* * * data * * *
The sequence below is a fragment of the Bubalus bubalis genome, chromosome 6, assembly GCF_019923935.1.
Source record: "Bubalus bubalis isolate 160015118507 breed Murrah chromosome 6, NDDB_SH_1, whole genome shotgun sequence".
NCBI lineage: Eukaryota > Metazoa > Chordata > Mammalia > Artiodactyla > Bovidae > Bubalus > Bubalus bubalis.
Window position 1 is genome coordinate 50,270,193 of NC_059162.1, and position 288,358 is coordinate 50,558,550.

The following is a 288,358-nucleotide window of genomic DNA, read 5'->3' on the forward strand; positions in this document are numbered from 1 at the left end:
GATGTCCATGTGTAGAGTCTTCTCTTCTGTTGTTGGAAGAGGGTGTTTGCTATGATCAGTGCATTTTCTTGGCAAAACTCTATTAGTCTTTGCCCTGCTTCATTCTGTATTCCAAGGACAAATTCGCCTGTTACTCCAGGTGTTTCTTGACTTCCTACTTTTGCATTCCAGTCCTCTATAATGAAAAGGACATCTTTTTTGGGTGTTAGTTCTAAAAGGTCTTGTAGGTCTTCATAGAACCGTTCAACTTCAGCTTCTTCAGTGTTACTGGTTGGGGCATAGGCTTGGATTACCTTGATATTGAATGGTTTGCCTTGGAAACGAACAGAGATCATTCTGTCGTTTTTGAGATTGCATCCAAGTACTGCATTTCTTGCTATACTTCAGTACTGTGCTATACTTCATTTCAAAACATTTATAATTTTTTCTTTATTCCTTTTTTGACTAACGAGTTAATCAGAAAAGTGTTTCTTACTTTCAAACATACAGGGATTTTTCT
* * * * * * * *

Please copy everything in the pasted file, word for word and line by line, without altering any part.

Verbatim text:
The sequence below is a fragment of the Bubalus bubalis genome, chromosome 6, assembly GCF_019923935.1.
Source record: "Bubalus bubalis isolate 160015118507 breed Murrah chromosome 6, NDDB_SH_1, whole genome shotgun sequence".
NCBI lineage: Eukaryota > Metazoa > Chordata > Mammalia > Artiodactyla > Bovidae > Bubalus > Bubalus bubalis.
Window position 1 is genome coordinate 50,270,193 of NC_059162.1, and position 288,358 is coordinate 50,558,550.

The following is a 288,358-nucleotide window of genomic DNA, read 5'->3' on the forward strand; positions in this document are numbered from 1 at the left end:
GATGTCCATGTGTAGAGTCTTCTCTTCTGTTGTTGGAAGAGGGTGTTTGCTATGATCAGTGCATTTTCTTGGCAAAACTCTATTAGTCTTTGCCCTGCTTCATTCTGTATTCCAAGGACAAATTCGCCTGTTACTCCAGGTGTTTCTTGACTTCCTACTTTTGCATTCCAGTCCTCTATAATGAAAAGGACATCTTTTTTGGGTGTTAGTTCTAAAAGGTCTTGTAGGTCTTCATAGAACCGTTCAACTTCAGCTTCTTCAGTGTTACTGGTTGGGGCATAGGCTTGGATTACCTTGATATTGAATGGTTTGCCTTGGAAACGAACAGAGATCATTCTGTCGTTTTTGAGATTGCATCCAAGTACTGCATTTCTTGCTATACTTCAGTACTGTGCTATACTTCATTTCAAAACATTTATAATTTTTTCTTTATTCCTTTTTTGACTAACGAGTTAATCAGAAAAGTGTTTCTTACTTTCAAACATACAGGGATTTTTCT